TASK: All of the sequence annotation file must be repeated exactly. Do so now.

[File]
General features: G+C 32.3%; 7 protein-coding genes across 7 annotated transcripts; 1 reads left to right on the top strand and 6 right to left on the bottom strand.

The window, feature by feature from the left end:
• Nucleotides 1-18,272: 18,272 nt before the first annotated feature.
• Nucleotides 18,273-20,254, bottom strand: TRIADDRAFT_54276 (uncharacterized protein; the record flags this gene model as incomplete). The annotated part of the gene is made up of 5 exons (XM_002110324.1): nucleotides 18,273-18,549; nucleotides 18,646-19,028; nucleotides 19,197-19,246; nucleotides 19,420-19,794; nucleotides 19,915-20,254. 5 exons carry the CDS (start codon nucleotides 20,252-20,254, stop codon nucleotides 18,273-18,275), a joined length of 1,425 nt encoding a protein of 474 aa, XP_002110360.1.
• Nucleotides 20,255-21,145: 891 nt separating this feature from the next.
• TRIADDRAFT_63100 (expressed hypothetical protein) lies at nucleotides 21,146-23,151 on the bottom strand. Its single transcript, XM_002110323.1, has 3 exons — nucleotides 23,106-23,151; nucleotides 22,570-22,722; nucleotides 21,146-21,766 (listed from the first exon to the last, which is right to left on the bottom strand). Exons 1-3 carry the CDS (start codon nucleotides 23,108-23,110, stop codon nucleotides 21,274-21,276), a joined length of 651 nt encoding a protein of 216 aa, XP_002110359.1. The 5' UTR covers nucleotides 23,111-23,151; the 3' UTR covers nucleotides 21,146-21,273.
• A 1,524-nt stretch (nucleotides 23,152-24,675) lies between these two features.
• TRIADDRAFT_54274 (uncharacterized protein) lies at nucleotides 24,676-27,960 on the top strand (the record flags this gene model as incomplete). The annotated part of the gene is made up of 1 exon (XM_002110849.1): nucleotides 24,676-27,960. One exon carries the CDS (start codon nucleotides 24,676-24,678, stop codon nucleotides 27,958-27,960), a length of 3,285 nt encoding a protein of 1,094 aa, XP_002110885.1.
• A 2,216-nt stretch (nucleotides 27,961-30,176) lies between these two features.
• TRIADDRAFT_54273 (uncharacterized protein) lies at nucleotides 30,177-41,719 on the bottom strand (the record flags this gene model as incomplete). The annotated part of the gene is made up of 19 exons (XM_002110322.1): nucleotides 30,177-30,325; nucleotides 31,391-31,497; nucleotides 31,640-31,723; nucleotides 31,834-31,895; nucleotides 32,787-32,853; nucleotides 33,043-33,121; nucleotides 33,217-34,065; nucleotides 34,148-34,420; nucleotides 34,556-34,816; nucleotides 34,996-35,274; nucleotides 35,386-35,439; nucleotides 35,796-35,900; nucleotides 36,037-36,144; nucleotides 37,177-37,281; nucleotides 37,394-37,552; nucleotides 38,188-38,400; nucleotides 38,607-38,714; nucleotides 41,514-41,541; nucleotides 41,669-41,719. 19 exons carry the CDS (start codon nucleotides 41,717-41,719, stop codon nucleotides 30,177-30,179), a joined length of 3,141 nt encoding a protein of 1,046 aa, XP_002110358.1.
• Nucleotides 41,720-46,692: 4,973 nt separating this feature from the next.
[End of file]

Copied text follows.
General features: G+C 32.3%; 7 protein-coding genes across 7 annotated transcripts; 1 reads left to right on the top strand and 6 right to left on the bottom strand.

The window, feature by feature from the left end:
• Nucleotides 1-18,272: 18,272 nt before the first annotated feature.
• Nucleotides 18,273-20,254, bottom strand: TRIADDRAFT_54276 (uncharacterized protein; the record flags this gene model as incomplete). The annotated part of the gene is made up of 5 exons (XM_002110324.1): nucleotides 18,273-18,549; nucleotides 18,646-19,028; nucleotides 19,197-19,246; nucleotides 19,420-19,794; nucleotides 19,915-20,254. 5 exons carry the CDS (start codon nucleotides 20,252-20,254, stop codon nucleotides 18,273-18,275), a joined length of 1,425 nt encoding a protein of 474 aa, XP_002110360.1.
• Nucleotides 20,255-21,145: 891 nt separating this feature from the next.
• TRIADDRAFT_63100 (expressed hypothetical protein) lies at nucleotides 21,146-23,151 on the bottom strand. Its single transcript, XM_002110323.1, has 3 exons — nucleotides 23,106-23,151; nucleotides 22,570-22,722; nucleotides 21,146-21,766 (listed from the first exon to the last, which is right to left on the bottom strand). Exons 1-3 carry the CDS (start codon nucleotides 23,108-23,110, stop codon nucleotides 21,274-21,276), a joined length of 651 nt encoding a protein of 216 aa, XP_002110359.1. The 5' UTR covers nucleotides 23,111-23,151; the 3' UTR covers nucleotides 21,146-21,273.
• A 1,524-nt stretch (nucleotides 23,152-24,675) lies between these two features.
• TRIADDRAFT_54274 (uncharacterized protein) lies at nucleotides 24,676-27,960 on the top strand (the record flags this gene model as incomplete). The annotated part of the gene is made up of 1 exon (XM_002110849.1): nucleotides 24,676-27,960. One exon carries the CDS (start codon nucleotides 24,676-24,678, stop codon nucleotides 27,958-27,960), a length of 3,285 nt encoding a protein of 1,094 aa, XP_002110885.1.
• A 2,216-nt stretch (nucleotides 27,961-30,176) lies between these two features.
• TRIADDRAFT_54273 (uncharacterized protein) lies at nucleotides 30,177-41,719 on the bottom strand (the record flags this gene model as incomplete). The annotated part of the gene is made up of 19 exons (XM_002110322.1): nucleotides 30,177-30,325; nucleotides 31,391-31,497; nucleotides 31,640-31,723; nucleotides 31,834-31,895; nucleotides 32,787-32,853; nucleotides 33,043-33,121; nucleotides 33,217-34,065; nucleotides 34,148-34,420; nucleotides 34,556-34,816; nucleotides 34,996-35,274; nucleotides 35,386-35,439; nucleotides 35,796-35,900; nucleotides 36,037-36,144; nucleotides 37,177-37,281; nucleotides 37,394-37,552; nucleotides 38,188-38,400; nucleotides 38,607-38,714; nucleotides 41,514-41,541; nucleotides 41,669-41,719. 19 exons carry the CDS (start codon nucleotides 41,717-41,719, stop codon nucleotides 30,177-30,179), a joined length of 3,141 nt encoding a protein of 1,046 aa, XP_002110358.1.
• Nucleotides 41,720-46,692: 4,973 nt separating this feature from the next.